KING’S THEATRE.—Monsieur LAFONT, (Premier Violon de sa Majeste le Roi de France,) respectfully begs leave to announce to the Nobility, Gentry, Subscribers to the Opera, and the Public, that he will take a BENEFIT at this Theatre on THURSDAY, the 4th of July, when will be presented One Act of a Favourite Opera. To be followed by one Act of a VOCAL and INSTRUMENTAL CONCERT, wherein Monsieur Lafont will perform a Concerto on the Violin, and some “Airs Varies Suisses.”—The Vocal Department will be filled by the principal Performers of the King’s Theatre. End of the Opera, the favourite Ballet of LE PETIT, in the course of which will be introduced, for the last time, the much admired new Chaperon Rouge PAS DE DEUX, by Madamoiselle Noblet and Mons. Paul, with “a Polonoise” [sic] Violin Accompaniment, by Mons. Lafont. Monsieur Lafont, at the suggestion of his friends, will, on this occasion, return to the former custom of placing the Boxes at Three Guineas each, which may be had of Mons. Lafont, 10, Duke-street, Portland-place; of Messrs. Clementi’s, Cheapside: and of Mr. Ebers. Bookseller to his Majesty, 27, Old Bond-street.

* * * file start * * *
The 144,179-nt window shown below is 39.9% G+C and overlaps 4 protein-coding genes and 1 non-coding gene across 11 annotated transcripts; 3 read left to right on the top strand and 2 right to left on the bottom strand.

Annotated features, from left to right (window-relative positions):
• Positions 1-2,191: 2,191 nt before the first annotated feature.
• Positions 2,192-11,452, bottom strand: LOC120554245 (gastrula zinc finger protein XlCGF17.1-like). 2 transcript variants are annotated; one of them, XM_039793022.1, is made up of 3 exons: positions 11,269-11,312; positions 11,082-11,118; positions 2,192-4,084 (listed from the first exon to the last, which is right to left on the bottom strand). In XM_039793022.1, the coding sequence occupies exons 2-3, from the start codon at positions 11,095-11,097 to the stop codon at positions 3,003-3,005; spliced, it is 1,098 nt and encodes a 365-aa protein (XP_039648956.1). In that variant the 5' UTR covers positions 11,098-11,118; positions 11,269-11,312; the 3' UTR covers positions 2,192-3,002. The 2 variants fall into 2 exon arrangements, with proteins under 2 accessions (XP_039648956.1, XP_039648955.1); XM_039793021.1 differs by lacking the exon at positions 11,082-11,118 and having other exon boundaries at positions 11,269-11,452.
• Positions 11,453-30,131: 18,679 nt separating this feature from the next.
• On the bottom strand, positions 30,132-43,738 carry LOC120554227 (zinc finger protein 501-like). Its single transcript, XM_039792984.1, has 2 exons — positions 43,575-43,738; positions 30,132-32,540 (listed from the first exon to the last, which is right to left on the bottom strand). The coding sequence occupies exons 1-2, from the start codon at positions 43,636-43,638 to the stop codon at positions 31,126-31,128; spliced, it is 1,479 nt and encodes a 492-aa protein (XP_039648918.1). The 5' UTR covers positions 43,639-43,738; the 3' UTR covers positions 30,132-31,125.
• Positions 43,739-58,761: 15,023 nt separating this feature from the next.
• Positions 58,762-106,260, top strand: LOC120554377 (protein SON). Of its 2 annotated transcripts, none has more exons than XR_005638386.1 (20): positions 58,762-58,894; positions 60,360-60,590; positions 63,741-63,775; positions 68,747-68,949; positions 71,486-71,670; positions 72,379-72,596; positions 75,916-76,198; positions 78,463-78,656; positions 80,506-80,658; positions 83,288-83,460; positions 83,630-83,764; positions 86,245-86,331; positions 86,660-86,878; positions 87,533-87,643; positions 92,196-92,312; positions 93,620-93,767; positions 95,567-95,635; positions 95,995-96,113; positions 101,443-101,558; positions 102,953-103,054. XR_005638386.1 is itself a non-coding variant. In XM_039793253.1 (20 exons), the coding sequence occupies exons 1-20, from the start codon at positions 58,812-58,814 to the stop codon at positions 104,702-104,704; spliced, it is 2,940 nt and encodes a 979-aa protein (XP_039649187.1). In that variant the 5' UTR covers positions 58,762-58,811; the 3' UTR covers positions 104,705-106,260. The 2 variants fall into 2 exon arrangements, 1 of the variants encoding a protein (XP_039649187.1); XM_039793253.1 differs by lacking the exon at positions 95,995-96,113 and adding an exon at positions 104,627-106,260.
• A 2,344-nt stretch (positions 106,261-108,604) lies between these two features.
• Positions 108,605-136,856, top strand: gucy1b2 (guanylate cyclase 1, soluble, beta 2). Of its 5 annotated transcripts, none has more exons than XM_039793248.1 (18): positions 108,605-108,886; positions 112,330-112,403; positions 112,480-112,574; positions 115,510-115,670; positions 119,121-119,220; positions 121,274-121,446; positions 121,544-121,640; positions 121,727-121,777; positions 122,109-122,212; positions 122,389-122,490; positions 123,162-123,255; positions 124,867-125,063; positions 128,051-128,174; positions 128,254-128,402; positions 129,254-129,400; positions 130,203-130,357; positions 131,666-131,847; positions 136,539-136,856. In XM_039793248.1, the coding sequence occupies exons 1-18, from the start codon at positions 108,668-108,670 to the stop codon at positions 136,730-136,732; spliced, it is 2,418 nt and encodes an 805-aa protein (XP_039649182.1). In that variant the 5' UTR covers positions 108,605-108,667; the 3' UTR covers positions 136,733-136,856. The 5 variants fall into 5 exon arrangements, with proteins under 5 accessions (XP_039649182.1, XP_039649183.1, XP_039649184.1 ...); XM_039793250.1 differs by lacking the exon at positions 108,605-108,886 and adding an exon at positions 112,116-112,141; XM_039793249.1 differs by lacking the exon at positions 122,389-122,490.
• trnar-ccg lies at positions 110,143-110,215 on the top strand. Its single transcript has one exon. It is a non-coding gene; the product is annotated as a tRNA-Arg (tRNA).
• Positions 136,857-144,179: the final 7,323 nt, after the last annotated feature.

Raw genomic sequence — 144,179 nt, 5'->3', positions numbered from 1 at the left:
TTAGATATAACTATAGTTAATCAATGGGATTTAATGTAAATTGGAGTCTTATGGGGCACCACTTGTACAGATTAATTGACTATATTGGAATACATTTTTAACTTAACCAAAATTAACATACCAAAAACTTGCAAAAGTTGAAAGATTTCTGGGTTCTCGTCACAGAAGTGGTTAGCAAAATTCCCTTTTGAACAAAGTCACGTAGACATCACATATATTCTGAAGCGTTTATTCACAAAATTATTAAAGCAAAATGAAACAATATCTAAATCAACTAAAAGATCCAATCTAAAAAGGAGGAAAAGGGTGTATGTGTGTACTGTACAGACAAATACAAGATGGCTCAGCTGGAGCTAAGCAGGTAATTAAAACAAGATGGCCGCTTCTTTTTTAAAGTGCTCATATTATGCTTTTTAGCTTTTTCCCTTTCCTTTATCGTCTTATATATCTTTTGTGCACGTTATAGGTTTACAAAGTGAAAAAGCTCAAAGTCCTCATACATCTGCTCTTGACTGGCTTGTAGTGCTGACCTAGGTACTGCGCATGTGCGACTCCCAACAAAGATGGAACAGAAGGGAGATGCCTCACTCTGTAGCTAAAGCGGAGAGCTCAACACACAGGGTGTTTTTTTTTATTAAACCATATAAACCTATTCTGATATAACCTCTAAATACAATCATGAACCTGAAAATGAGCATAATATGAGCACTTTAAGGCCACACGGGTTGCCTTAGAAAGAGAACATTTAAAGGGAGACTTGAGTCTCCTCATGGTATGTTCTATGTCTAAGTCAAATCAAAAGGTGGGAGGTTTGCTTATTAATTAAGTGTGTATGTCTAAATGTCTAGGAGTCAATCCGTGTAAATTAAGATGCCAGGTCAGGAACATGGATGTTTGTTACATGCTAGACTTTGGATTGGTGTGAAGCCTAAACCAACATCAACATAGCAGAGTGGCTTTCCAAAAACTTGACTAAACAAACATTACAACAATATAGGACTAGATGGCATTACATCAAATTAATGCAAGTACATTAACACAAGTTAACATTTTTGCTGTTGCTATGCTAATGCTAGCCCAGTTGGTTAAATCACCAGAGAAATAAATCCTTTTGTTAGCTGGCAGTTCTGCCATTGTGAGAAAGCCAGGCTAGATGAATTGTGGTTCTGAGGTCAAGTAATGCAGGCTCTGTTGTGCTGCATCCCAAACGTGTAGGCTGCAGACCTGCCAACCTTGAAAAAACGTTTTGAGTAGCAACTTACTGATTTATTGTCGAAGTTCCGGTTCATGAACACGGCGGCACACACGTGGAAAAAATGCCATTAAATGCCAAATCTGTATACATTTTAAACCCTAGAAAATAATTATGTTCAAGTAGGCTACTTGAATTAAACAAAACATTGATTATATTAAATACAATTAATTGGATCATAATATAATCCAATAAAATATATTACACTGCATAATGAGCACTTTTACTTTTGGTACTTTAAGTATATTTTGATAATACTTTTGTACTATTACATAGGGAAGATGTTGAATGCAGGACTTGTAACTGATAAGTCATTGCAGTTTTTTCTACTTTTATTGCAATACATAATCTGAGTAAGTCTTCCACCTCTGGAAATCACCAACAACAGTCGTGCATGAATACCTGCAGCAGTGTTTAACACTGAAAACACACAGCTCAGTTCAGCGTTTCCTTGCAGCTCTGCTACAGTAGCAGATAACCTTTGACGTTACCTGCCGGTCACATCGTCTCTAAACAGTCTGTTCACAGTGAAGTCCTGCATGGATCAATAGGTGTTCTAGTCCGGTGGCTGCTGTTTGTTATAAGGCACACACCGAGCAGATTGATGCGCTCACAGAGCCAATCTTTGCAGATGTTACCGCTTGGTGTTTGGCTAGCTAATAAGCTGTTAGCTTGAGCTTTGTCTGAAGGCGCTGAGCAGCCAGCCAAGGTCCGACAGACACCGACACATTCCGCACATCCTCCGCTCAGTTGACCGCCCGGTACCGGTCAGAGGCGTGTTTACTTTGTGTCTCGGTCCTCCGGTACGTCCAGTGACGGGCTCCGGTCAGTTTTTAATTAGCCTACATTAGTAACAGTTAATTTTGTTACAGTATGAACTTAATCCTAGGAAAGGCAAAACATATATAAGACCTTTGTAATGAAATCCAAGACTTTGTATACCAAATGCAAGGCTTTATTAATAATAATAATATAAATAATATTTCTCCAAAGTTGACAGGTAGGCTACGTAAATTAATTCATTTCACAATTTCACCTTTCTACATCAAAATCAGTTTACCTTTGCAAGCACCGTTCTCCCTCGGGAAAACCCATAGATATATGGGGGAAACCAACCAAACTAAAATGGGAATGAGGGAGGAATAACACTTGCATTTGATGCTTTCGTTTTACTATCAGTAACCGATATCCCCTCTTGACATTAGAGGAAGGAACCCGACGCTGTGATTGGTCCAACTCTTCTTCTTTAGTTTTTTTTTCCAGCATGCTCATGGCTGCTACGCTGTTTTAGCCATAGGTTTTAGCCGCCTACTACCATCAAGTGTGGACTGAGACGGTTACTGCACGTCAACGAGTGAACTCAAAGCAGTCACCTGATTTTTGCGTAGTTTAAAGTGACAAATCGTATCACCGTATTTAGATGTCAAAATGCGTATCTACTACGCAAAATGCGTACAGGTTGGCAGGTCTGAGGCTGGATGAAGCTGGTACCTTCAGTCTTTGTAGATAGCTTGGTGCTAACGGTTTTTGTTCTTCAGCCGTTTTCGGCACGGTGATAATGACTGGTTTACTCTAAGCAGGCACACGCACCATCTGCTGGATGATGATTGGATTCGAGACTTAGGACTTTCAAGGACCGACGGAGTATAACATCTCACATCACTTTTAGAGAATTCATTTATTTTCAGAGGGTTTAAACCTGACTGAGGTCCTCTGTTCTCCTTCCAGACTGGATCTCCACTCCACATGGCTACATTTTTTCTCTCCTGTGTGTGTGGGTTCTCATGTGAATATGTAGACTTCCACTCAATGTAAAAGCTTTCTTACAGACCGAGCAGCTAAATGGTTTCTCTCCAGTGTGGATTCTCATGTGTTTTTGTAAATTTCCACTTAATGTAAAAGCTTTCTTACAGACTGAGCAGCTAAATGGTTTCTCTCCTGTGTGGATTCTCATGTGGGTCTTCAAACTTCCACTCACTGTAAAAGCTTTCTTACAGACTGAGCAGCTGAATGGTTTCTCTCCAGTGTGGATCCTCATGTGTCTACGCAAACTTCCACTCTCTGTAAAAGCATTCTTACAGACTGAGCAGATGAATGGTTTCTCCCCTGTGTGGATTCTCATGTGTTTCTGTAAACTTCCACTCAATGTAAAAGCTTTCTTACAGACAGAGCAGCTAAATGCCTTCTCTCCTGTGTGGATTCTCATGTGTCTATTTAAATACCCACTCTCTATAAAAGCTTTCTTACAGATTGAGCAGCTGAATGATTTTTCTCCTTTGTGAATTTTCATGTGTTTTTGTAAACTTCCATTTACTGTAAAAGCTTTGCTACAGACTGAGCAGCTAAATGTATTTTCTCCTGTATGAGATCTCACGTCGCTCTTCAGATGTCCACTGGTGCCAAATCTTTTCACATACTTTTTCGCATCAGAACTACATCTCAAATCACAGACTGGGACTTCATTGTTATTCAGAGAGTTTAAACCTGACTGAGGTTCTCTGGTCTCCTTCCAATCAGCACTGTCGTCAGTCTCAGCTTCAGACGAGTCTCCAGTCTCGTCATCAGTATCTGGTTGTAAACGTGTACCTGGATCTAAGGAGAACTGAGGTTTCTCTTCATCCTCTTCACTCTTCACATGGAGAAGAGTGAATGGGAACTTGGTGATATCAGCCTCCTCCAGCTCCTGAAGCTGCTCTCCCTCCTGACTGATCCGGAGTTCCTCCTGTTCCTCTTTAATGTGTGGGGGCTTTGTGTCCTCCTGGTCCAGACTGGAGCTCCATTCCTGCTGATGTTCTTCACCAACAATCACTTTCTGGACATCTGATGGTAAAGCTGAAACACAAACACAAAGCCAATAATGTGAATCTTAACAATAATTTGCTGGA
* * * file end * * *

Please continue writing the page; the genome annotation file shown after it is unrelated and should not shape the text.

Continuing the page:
The Morning Chronicle (June 29, 1822): 1.

KING’S THEATRE.